The National Institute of General Medical Sciences and several other NIH Institutes and Centers have partnered with the Indian Health Service (IHS) to support the Native American Research Centers for Health (NARCH) program. The NARCH initiative supports partnerships between American Indian/Alaska Native (AI/AN) tribes or tribally-based organizations and institutions that conduct intensive academic-level biomedical research. NARCH provides opportunities for conducting research, research training and faculty development to meet the needs of AI/AN communities. As a developmental process, tribes and tribal organizations are able to build a research infrastructure, including a core component for capacity building and the possibility of reducing the many health disparities so prevalent in AI/AN communities.
Each NARCH application undergoes rigorous peer review by the NIH Center for Scientific Review (CSR); NIH/CSR priority scores determine those research projects with the best science, as well as the best designs and strategies to meet the objectives of the NARCH program.
Specifically, the purposes of the NARCH initiative are:
- To encourage competitive research linked to the health priorities of the AI/AN organizations and to reducing health disparities.
- To increase the capacity of both AI/AN organizations and research-intensive institutions to work in partnership to reduce distrust by AI/AN communities and people toward research.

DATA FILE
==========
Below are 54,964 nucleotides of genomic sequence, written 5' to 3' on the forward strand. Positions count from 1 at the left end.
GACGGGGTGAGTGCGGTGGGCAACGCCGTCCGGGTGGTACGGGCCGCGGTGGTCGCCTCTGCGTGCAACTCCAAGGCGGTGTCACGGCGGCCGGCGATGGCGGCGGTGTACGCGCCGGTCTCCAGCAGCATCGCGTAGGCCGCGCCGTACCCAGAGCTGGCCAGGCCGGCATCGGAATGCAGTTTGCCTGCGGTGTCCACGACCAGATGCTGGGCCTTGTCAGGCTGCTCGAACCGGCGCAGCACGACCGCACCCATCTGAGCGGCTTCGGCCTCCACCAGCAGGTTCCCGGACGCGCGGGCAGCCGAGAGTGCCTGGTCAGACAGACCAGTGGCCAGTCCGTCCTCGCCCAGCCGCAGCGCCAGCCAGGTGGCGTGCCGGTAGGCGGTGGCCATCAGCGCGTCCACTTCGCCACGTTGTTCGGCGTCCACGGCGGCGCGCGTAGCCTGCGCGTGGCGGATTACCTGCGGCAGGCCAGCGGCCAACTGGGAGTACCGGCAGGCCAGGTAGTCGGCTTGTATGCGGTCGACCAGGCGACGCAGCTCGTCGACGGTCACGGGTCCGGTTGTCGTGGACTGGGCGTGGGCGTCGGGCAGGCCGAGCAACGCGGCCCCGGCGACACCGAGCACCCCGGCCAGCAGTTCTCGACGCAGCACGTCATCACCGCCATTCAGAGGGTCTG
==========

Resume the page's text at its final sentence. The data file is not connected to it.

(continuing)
- To develop a cadre of AI/AN scientists and health professionals engaged in biomedical research who will be competitive in securing NIH funding.
Additional benefits include:
- Research that is directly linked to health concerns articulated by the tribal communities.
- Experience and training in writing successful grant applications.
- Training and education for biomedical research positions.
- Local and regional professional and administrative employment for American Indians and Alaska Natives.
The grant for these activities is awarded to the Tribal partner, which then subcontracts with the research intensive institution(s). This keeps the community in charge of the research, but draws on the university for expertise that may be necessary to accomplish the scientific and training goals of the NARCH. Due to the complexity of the NARCH program, NIH and IHS work closely to support this initiative. Since IHS is not a research supporting agency, NIH provides funds to support the NARCH research projects while IHS manages the activities with the tribal organizations and research intensive partners. NIGMS funds the bulk of research training and core activities of each NARCH while NIH ICs support projects that are within the purview of the IC’s strategic goals.
For additional information about NARCH, see the NIH Guide for Grants and Contracts, May 27, 2016 (PAR-16-297), or contact Dr. Sheila Caldwell at 301-594-3900.
NARCH Research Areas
Awarded NARCH Recipients